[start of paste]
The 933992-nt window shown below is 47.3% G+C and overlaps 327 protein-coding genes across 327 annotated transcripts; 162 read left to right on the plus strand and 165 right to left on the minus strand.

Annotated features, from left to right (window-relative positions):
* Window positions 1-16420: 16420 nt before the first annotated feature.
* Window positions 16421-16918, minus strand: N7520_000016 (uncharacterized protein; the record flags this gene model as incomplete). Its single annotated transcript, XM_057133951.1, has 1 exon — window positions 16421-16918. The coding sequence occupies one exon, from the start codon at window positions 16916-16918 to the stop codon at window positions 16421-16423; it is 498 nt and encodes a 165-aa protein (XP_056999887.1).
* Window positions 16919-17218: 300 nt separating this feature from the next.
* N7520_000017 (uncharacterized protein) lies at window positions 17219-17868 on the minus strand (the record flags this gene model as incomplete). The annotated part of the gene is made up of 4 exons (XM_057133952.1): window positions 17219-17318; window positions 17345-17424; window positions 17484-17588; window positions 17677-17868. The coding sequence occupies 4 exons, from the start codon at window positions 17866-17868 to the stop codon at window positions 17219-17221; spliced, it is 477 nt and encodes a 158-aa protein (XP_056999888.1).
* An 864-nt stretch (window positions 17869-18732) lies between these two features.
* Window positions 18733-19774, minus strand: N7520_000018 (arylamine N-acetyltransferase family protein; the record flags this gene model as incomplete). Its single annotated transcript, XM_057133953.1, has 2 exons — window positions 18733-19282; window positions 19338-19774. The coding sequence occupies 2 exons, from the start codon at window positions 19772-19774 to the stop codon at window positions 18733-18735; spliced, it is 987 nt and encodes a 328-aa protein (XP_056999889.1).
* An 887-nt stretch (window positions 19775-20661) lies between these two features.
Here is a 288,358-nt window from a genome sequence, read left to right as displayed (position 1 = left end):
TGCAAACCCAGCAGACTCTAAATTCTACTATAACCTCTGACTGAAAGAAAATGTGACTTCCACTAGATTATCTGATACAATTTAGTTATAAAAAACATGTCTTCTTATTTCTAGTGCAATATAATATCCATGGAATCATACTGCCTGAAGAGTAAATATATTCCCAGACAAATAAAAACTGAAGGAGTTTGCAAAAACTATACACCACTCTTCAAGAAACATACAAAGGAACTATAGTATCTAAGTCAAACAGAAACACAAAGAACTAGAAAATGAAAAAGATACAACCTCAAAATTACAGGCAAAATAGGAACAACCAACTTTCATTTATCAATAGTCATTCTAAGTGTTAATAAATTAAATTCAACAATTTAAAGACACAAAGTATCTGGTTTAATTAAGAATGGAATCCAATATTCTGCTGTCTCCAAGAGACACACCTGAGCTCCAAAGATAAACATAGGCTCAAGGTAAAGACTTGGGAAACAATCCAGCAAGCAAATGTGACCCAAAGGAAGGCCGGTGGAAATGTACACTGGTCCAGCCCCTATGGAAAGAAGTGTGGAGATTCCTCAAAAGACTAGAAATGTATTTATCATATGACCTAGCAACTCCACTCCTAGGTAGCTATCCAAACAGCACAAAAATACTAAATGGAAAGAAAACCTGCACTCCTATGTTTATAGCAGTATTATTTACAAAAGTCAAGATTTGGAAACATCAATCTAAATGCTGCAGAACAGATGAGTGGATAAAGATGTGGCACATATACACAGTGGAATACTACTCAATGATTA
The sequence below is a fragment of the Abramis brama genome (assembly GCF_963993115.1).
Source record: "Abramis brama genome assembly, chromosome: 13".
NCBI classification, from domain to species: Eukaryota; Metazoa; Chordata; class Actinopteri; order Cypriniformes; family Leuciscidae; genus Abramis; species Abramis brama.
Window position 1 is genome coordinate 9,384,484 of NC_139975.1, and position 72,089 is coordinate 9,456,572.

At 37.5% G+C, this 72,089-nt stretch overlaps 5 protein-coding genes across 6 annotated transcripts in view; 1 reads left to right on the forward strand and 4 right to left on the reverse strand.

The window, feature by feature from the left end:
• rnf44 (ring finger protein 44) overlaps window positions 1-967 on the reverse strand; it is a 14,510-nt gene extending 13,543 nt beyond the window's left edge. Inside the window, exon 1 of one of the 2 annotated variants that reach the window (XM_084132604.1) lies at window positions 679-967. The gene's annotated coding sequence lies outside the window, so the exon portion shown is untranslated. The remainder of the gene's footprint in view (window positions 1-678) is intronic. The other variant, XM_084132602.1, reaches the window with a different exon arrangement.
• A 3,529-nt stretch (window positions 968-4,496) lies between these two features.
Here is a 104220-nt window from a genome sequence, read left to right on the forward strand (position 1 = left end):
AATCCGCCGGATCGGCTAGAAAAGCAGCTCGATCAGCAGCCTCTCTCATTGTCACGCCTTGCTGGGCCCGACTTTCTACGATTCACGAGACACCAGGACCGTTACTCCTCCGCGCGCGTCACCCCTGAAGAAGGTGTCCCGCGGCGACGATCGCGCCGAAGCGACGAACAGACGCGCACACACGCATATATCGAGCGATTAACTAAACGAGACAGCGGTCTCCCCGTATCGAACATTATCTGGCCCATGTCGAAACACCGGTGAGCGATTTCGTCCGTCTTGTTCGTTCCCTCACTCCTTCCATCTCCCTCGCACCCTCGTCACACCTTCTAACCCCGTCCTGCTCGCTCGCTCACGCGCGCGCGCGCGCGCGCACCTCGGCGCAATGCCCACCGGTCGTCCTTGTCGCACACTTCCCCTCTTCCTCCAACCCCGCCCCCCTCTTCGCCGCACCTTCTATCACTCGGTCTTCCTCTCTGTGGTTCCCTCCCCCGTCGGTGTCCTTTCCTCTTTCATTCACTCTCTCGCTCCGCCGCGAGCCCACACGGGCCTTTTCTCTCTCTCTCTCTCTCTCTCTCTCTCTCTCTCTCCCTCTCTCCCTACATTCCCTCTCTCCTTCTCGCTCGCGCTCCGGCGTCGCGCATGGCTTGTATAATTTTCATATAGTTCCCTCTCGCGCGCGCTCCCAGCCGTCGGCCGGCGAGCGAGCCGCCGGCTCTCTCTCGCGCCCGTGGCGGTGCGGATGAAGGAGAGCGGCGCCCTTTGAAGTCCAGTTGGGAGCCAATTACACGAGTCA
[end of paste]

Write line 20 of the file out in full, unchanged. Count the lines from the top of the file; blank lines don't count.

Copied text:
Here is a 104220-nt window from a genome sequence, read left to right on the forward strand (position 1 = left end):